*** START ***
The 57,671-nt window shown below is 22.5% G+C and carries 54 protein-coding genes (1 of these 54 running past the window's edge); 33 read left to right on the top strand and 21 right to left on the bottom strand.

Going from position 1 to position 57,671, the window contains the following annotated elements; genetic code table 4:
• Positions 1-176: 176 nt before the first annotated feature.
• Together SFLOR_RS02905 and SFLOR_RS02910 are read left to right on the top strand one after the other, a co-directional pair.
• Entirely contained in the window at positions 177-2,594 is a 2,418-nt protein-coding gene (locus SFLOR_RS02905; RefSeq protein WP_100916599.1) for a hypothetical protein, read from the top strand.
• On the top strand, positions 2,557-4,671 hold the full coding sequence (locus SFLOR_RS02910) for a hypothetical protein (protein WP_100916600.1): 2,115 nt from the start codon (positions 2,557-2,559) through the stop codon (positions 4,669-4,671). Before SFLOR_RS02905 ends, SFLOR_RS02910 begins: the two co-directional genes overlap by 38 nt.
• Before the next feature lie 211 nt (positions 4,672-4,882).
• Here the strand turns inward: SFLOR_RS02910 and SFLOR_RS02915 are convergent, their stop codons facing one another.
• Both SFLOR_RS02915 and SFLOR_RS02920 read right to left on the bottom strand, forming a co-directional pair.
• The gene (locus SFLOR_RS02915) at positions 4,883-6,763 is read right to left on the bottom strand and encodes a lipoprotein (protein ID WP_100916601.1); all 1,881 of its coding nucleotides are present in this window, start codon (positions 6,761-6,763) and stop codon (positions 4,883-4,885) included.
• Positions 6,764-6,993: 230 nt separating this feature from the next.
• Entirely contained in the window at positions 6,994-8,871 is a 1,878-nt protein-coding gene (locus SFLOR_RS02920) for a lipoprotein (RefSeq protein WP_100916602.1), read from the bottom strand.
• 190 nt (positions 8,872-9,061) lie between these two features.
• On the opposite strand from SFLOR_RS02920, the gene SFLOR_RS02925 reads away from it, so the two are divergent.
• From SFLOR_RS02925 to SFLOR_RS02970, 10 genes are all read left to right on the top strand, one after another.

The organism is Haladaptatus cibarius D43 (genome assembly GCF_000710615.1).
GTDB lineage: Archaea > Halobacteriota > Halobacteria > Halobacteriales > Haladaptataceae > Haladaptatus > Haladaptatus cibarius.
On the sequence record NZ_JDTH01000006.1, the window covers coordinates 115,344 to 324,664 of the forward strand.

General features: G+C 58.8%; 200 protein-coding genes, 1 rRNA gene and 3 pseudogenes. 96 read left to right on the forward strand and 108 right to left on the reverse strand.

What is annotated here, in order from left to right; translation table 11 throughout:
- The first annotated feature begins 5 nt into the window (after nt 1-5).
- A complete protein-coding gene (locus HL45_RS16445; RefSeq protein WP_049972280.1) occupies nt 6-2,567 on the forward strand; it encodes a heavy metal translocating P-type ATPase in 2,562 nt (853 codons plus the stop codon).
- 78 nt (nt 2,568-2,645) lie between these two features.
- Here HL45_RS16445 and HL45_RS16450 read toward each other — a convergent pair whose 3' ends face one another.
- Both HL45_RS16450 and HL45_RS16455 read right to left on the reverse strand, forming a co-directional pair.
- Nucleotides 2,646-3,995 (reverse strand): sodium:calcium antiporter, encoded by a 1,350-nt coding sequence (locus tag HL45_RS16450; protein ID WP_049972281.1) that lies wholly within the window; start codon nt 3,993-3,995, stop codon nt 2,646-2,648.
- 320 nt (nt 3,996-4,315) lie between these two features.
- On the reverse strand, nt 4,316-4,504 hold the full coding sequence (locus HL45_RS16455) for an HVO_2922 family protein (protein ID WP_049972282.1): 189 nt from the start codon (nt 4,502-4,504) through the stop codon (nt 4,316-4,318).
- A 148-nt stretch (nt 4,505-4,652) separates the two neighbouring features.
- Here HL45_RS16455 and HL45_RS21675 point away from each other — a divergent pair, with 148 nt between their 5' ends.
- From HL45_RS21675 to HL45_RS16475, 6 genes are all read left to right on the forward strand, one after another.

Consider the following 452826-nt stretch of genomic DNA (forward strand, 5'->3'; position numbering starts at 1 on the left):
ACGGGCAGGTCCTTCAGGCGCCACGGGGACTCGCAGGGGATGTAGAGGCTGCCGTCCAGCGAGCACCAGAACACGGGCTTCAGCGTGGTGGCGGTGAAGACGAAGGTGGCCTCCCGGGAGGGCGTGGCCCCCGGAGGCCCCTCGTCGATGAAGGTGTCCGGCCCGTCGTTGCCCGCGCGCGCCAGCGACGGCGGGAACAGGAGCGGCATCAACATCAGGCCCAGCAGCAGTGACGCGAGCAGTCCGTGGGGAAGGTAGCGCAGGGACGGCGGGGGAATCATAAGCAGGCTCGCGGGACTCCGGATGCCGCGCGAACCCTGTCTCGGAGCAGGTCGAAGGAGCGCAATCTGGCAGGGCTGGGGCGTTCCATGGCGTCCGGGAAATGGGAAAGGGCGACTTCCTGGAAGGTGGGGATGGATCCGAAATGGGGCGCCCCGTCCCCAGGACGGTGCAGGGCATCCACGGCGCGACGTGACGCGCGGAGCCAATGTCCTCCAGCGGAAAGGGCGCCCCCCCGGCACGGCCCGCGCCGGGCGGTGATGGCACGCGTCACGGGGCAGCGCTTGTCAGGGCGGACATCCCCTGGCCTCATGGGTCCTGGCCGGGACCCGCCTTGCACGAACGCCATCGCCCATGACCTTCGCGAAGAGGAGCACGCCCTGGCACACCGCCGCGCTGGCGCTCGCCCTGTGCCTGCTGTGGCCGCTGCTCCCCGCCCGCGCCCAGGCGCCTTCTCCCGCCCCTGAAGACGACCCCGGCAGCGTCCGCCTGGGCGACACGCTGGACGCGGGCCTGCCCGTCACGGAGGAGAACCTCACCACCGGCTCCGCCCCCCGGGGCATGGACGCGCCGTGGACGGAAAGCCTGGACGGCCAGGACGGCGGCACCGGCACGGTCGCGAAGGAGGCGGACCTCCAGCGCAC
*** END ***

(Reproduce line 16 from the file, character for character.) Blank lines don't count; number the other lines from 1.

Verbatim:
The organism is Haladaptatus cibarius D43 (genome assembly GCF_000710615.1).